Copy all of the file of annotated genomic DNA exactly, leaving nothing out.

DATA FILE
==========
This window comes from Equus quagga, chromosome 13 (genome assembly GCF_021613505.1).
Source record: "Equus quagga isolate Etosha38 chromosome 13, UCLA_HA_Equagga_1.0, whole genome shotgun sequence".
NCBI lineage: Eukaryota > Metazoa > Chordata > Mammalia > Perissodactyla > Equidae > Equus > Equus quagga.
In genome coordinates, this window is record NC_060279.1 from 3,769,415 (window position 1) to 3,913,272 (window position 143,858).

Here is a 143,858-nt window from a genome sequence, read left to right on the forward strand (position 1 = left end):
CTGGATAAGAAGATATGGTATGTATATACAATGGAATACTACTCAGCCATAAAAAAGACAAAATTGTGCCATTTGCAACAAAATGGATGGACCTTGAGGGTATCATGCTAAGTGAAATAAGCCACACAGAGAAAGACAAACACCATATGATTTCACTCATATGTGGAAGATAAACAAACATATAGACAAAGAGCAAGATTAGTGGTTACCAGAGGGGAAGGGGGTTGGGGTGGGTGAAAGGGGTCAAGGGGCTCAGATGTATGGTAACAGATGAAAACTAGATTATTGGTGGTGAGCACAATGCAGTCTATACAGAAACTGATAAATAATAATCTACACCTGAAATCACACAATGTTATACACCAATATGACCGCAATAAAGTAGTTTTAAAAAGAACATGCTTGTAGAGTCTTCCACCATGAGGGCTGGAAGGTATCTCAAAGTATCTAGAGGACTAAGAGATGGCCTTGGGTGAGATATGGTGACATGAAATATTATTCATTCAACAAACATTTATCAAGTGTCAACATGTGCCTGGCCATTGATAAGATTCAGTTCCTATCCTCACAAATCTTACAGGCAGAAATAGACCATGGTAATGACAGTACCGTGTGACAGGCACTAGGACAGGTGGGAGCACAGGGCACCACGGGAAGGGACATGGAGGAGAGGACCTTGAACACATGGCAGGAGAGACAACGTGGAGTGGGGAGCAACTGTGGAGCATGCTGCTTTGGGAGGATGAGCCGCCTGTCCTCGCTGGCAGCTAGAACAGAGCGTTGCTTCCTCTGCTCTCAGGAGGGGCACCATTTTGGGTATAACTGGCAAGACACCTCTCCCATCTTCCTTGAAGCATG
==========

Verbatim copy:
This window comes from Equus quagga, chromosome 13 (genome assembly GCF_021613505.1).
Source record: "Equus quagga isolate Etosha38 chromosome 13, UCLA_HA_Equagga_1.0, whole genome shotgun sequence".
NCBI lineage: Eukaryota > Metazoa > Chordata > Mammalia > Perissodactyla > Equidae > Equus > Equus quagga.
In genome coordinates, this window is record NC_060279.1 from 3,769,415 (window position 1) to 3,913,272 (window position 143,858).

Here is a 143,858-nt window from a genome sequence, read left to right on the forward strand (position 1 = left end):
CTGGATAAGAAGATATGGTATGTATATACAATGGAATACTACTCAGCCATAAAAAAGACAAAATTGTGCCATTTGCAACAAAATGGATGGACCTTGAGGGTATCATGCTAAGTGAAATAAGCCACACAGAGAAAGACAAACACCATATGATTTCACTCATATGTGGAAGATAAACAAACATATAGACAAAGAGCAAGATTAGTGGTTACCAGAGGGGAAGGGGGTTGGGGTGGGTGAAAGGGGTCAAGGGGCTCAGATGTATGGTAACAGATGAAAACTAGATTATTGGTGGTGAGCACAATGCAGTCTATACAGAAACTGATAAATAATAATCTACACCTGAAATCACACAATGTTATACACCAATATGACCGCAATAAAGTAGTTTTAAAAAGAACATGCTTGTAGAGTCTTCCACCATGAGGGCTGGAAGGTATCTCAAAGTATCTAGAGGACTAAGAGATGGCCTTGGGTGAGATATGGTGACATGAAATATTATTCATTCAACAAACATTTATCAAGTGTCAACATGTGCCTGGCCATTGATAAGATTCAGTTCCTATCCTCACAAATCTTACAGGCAGAAATAGACCATGGTAATGACAGTACCGTGTGACAGGCACTAGGACAGGTGGGAGCACAGGGCACCACGGGAAGGGACATGGAGGAGAGGACCTTGAACACATGGCAGGAGAGACAACGTGGAGTGGGGAGCAACTGTGGAGCATGCTGCTTTGGGAGGATGAGCCGCCTGTCCTCGCTGGCAGCTAGAACAGAGCGTTGCTTCCTCTGCTCTCAGGAGGGGCACCATTTTGGGTATAACTGGCAAGACACCTCTCCCATCTTCCTTGAAGCATG